There are increasing reports in Spain that the Euskaltel-Euskadi team is set to undergo a major overhaul in the coming months that is likely to result in non-Basque riders appearing in the team’s distinctive orange colours for the first time. The reports also suggest that former team manager Igor González de Galdeano could return to his former position after a year’s sabbatical.
Ever since its foundation under the Euskadi banner in 1994, the team has been run by the Fundación Euskadi, a non-profit organisation established in 1993 to promote cycling within the Basque Country. The foundation receives both public and private finance to promote grassroots cycling for children, as well as having a more competitive aspect in the shape of the Euskaltel professional team and its affiliates, Orbea and Naturgas.
However, reports suggest that the team will adopt a structure more in line with other WorldTour squads from the 2013 season, when control will be relinquished by the Fundación Euskadi and handed over to a management company linked to the team’s long-standing primary sponsor, Euskaltel. A new management team will be put in place overseeing a budget reported to be in the region of nine million euros a year for four seasons up to the end of 2016, which is well in excess of current levels of backing.
Significantly, the team will also open up to non-Basque riders for the first time in its history. Up to now, all of the team’s riders have either been Basque-born or formed as cyclists in the region, as was the case with current team leader Samuel Sánchez, who comes from Asturias but spent much of his amateur career in the Basque Country. The exclusion of non-Basque riders has been a point of contention within the team in recent years, with former boss Galdeano and several key supporters within Euskaltel believing that the restriction is detrimental to the team’s success and long-term development, and effectively encourages many of its best riders to move on.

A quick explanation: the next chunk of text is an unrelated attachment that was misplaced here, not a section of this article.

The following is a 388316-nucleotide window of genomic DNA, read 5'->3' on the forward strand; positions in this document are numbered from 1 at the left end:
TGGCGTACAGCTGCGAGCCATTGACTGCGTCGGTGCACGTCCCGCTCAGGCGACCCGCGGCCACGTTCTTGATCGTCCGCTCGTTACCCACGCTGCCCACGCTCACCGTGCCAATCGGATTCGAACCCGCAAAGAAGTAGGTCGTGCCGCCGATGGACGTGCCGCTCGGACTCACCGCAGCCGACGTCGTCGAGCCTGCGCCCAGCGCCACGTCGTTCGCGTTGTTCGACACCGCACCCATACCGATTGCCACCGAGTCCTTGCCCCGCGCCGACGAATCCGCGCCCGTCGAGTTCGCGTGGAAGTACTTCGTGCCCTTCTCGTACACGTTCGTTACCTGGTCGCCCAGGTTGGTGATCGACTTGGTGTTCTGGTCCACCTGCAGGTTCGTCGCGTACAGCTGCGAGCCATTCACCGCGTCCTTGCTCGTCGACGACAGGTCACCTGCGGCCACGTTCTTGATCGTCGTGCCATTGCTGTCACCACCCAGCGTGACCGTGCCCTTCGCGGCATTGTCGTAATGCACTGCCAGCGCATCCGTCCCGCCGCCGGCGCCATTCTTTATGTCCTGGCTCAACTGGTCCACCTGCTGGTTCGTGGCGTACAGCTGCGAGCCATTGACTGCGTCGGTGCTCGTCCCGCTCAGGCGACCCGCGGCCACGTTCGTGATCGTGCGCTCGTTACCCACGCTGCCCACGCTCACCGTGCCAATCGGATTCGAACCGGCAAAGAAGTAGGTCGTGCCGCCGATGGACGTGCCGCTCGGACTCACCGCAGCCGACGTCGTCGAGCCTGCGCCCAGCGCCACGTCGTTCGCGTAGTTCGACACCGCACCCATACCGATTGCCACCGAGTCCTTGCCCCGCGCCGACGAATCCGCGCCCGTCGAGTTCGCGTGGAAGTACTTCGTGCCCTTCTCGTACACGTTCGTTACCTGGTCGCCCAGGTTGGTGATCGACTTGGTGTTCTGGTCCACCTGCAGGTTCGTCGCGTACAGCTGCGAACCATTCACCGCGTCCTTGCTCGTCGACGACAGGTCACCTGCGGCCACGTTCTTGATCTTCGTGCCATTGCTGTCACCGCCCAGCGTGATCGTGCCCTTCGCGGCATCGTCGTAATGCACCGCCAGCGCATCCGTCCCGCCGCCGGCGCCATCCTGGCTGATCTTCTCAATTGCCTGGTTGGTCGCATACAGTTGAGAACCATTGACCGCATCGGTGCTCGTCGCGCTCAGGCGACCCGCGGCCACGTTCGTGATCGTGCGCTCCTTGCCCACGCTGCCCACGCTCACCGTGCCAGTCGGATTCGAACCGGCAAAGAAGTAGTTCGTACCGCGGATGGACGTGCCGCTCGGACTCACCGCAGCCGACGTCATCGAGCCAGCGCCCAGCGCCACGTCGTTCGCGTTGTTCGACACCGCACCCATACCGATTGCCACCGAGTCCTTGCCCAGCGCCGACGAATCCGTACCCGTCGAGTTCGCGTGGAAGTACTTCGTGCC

Speaking at the Vuelta a España presentation last week, Fundación Euskadi president Miguel Madariaga confirmed that change is afoot. “I’ve got a lot of faith in [new Euskaltel president] Alberto García Erauzkin, who has said one or two things of great significance about a new project with a new captain at the helm. We are the only team in the world that depends on a foundation to guarantee its existence. This foundation will keep giving backing to whoever needs it, but modern cycling is going down a different road. That is the only solution I can see,” revealed Madariaga, who has taken over the running of the team since Galdeano’s surprise resignation late last year.
Although Galdeano is refusing to be drawn on whether he will be part of the restructured set-up, the fact that he has not taken up another role has been seen as significant. During his six years as the team’s manager, he built up a very good working relationship with the top brass at Euskaltel and raised the level of the team considerably. Team leader Sánchez has also indicated in recent weeks that he expects to work with Galdeano in the future, increasing suggestions that Galdeano is set to lead the revamped set-up.
Peter Cossins has written about professional cycling since 1993 and is a contributing editor to Procycling. He is the author of The Monuments: The Grit and the Glory of Cycling's Greatest One-Day Races (Bloomsbury, March 2014) and has translated Christophe Bassons' autobiography, A Clean Break (Bloomsbury, July 2014).
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